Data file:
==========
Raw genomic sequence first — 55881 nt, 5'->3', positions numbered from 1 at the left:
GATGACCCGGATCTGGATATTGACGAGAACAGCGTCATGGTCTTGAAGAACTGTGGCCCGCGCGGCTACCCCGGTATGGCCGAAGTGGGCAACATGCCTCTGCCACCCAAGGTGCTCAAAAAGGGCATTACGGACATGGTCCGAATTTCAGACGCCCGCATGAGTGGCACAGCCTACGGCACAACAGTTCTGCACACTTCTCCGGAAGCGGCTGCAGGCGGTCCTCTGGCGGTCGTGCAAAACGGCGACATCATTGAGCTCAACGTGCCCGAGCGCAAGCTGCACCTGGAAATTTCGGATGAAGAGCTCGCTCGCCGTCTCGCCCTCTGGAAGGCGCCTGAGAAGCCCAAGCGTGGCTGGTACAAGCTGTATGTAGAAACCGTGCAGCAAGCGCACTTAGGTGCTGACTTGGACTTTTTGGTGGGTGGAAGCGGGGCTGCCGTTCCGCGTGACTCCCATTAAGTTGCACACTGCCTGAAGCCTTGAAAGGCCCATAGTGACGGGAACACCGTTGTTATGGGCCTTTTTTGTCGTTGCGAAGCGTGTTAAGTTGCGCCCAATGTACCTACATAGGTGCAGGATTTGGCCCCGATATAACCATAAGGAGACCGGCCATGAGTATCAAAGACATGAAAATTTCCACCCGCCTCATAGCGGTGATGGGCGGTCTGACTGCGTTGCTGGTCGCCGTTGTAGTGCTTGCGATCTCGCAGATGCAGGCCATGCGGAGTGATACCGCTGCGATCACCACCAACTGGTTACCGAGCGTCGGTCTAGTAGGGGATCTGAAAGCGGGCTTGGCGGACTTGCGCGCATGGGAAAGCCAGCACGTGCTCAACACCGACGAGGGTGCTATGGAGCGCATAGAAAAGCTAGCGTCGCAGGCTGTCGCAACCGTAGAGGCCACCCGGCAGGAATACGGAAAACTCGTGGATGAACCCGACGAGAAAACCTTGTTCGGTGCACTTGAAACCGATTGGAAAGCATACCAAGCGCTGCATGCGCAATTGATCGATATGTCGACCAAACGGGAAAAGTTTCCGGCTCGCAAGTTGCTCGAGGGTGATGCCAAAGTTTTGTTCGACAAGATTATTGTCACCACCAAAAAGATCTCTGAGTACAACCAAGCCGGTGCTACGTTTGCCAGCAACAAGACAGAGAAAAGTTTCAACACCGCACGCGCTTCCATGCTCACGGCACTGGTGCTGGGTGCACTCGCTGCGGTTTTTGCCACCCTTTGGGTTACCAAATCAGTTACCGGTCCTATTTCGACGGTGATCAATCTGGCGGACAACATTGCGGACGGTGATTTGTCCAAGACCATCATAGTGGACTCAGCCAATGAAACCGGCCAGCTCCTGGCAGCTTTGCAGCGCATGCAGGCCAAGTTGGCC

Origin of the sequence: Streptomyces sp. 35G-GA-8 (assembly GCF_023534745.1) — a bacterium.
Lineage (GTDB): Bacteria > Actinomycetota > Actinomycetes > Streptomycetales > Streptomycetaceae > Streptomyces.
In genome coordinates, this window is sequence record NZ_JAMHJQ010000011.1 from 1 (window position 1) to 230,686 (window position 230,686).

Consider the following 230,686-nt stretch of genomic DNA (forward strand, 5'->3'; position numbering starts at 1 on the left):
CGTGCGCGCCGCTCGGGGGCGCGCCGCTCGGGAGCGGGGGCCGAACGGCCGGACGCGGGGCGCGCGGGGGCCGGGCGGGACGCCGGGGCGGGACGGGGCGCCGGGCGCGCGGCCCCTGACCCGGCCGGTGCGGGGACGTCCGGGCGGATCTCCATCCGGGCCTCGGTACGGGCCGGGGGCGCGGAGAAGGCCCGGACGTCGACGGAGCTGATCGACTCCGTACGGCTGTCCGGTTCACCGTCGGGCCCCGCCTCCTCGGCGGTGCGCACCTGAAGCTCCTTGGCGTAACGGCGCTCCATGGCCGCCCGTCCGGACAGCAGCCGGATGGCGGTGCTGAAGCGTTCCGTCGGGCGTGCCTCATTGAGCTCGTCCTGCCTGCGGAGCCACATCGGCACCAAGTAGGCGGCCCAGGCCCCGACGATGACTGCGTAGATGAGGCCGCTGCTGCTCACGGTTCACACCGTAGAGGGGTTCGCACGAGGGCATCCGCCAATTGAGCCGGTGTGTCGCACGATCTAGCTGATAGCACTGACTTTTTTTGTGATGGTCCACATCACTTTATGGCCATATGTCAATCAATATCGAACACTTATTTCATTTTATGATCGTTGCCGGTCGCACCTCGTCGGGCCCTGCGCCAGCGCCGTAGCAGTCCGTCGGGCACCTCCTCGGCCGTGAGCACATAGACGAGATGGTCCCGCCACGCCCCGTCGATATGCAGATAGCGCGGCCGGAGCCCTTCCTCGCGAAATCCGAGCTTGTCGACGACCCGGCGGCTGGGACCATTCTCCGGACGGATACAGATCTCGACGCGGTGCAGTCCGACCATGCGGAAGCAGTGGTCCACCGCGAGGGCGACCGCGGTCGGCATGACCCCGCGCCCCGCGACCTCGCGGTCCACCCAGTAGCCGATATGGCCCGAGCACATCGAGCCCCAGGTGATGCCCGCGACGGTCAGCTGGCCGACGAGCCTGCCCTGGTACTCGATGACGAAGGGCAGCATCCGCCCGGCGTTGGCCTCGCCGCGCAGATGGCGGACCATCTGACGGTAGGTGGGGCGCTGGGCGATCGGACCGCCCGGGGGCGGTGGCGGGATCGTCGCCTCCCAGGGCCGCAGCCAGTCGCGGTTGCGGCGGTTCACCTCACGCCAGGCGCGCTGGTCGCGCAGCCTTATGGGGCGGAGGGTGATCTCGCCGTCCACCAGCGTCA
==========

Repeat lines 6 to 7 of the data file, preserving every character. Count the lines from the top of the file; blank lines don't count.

Consider the following 230,686-nt stretch of genomic DNA (forward strand, 5'->3'; position numbering starts at 1 on the left):
CGTGCGCGCCGCTCGGGGGCGCGCCGCTCGGGAGCGGGGGCCGAACGGCCGGACGCGGGGCGCGCGGGGGCCGGGCGGGACGCCGGGGCGGGACGGGGCGCCGGGCGCGCGGCCCCTGACCCGGCCGGTGCGGGGACGTCCGGGCGGATCTCCATCCGGGCCTCGGTACGGGCCGGGGGCGCGGAGAAGGCCCGGACGTCGACGGAGCTGATCGACTCCGTACGGCTGTCCGGTTCACCGTCGGGCCCCGCCTCCTCGGCGGTGCGCACCTGAAGCTCCTTGGCGTAACGGCGCTCCATGGCCGCCCGTCCGGACAGCAGCCGGATGGCGGTGCTGAAGCGTTCCGTCGGGCGTGCCTCATTGAGCTCGTCCTGCCTGCGGAGCCACATCGGCACCAAGTAGGCGGCCCAGGCCCCGACGATGACTGCGTAGATGAGGCCGCTGCTGCTCACGGTTCACACCGTAGAGGGGTTCGCACGAGGGCATCCGCCAATTGAGCCGGTGTGTCGCACGATCTAGCTGATAGCACTGACTTTTTTTGTGATGGTCCACATCACTTTATGGCCATATGTCAATCAATATCGAACACTTATTTCATTTTATGATCGTTGCCGGTCGCACCTCGTCGGGCCCTGCGCCAGCGCCGTAGCAGTCCGTCGGGCACCTCCTCGGCCGTGAGCACATAGACGAGATGGTCCCGCCACGCCCCGTCGATATGCAGATAGCGCGGCCGGAGCCCTTCCTCGCGAAATCCGAGCTTGTCGACGACCCGGCGGCTGGGACCATTCTCCGGACGGATACAGATCTCGACGCGGTGCAGTCCGACCATGCGGAAGCAGTGGTCCACCGCGAGGGCGACCGCGGTCGGCATGACCCCGCGCCCCGCGACCTCGCGGTCCACCCAGTAGCCGATATGGCCCGAGCACATCGAGCCCCAGGTGATGCCCGCGACGGTCAGCTGGCCGACGAGCCTGCCCTGGTACTCGATGACGAAGGGCAGCATCCGCCCGGCGTTGGCCTCGCCGCGCAGATGGCGGACCATCTGACGGTAGGTGGGGCGCTGGGCGATCGGACCGCCCGGGGGCGGTGGCGGGATCGTCGCCTCCCAGGGCCGCAGCCAGTCGCGGTTGCGGCGGTTCACCTCACGCCAGGCGCGCTGGTCGCGCAGCCTTATGGGGCGGAGGGTGATCTCGCCGTCCACCAGCGTCA